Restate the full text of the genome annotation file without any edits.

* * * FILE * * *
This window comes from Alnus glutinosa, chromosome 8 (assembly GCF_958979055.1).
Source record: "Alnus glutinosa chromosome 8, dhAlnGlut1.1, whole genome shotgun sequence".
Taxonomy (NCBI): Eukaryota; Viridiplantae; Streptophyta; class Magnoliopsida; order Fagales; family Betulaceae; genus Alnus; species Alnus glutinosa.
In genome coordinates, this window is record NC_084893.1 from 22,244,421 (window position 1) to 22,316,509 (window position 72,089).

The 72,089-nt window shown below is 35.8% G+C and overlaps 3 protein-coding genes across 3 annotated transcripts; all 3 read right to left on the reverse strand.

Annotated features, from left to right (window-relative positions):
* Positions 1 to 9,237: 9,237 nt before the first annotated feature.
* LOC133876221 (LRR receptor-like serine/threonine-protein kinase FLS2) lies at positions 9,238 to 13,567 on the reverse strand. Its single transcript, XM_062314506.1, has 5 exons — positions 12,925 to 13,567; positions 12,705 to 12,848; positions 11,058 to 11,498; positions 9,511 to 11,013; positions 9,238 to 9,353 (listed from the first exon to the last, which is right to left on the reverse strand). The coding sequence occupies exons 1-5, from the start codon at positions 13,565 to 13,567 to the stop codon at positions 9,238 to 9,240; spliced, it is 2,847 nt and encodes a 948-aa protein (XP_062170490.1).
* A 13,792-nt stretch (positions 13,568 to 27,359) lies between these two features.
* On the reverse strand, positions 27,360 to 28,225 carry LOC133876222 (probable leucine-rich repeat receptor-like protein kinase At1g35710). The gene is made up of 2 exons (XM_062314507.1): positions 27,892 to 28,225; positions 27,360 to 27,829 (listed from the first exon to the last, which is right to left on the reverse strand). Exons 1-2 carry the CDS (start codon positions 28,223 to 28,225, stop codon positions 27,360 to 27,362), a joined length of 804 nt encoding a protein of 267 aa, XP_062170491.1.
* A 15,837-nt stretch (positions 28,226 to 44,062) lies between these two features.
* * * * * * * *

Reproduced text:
This window comes from Alnus glutinosa, chromosome 8 (assembly GCF_958979055.1).
Source record: "Alnus glutinosa chromosome 8, dhAlnGlut1.1, whole genome shotgun sequence".
Taxonomy (NCBI): Eukaryota; Viridiplantae; Streptophyta; class Magnoliopsida; order Fagales; family Betulaceae; genus Alnus; species Alnus glutinosa.
In genome coordinates, this window is record NC_084893.1 from 22,244,421 (window position 1) to 22,316,509 (window position 72,089).

The 72,089-nt window shown below is 35.8% G+C and overlaps 3 protein-coding genes across 3 annotated transcripts; all 3 read right to left on the reverse strand.

Annotated features, from left to right (window-relative positions):
* Positions 1 to 9,237: 9,237 nt before the first annotated feature.
* LOC133876221 (LRR receptor-like serine/threonine-protein kinase FLS2) lies at positions 9,238 to 13,567 on the reverse strand. Its single transcript, XM_062314506.1, has 5 exons — positions 12,925 to 13,567; positions 12,705 to 12,848; positions 11,058 to 11,498; positions 9,511 to 11,013; positions 9,238 to 9,353 (listed from the first exon to the last, which is right to left on the reverse strand). The coding sequence occupies exons 1-5, from the start codon at positions 13,565 to 13,567 to the stop codon at positions 9,238 to 9,240; spliced, it is 2,847 nt and encodes a 948-aa protein (XP_062170490.1).
* A 13,792-nt stretch (positions 13,568 to 27,359) lies between these two features.
* On the reverse strand, positions 27,360 to 28,225 carry LOC133876222 (probable leucine-rich repeat receptor-like protein kinase At1g35710). The gene is made up of 2 exons (XM_062314507.1): positions 27,892 to 28,225; positions 27,360 to 27,829 (listed from the first exon to the last, which is right to left on the reverse strand). Exons 1-2 carry the CDS (start codon positions 28,223 to 28,225, stop codon positions 27,360 to 27,362), a joined length of 804 nt encoding a protein of 267 aa, XP_062170491.1.
* A 15,837-nt stretch (positions 28,226 to 44,062) lies between these two features.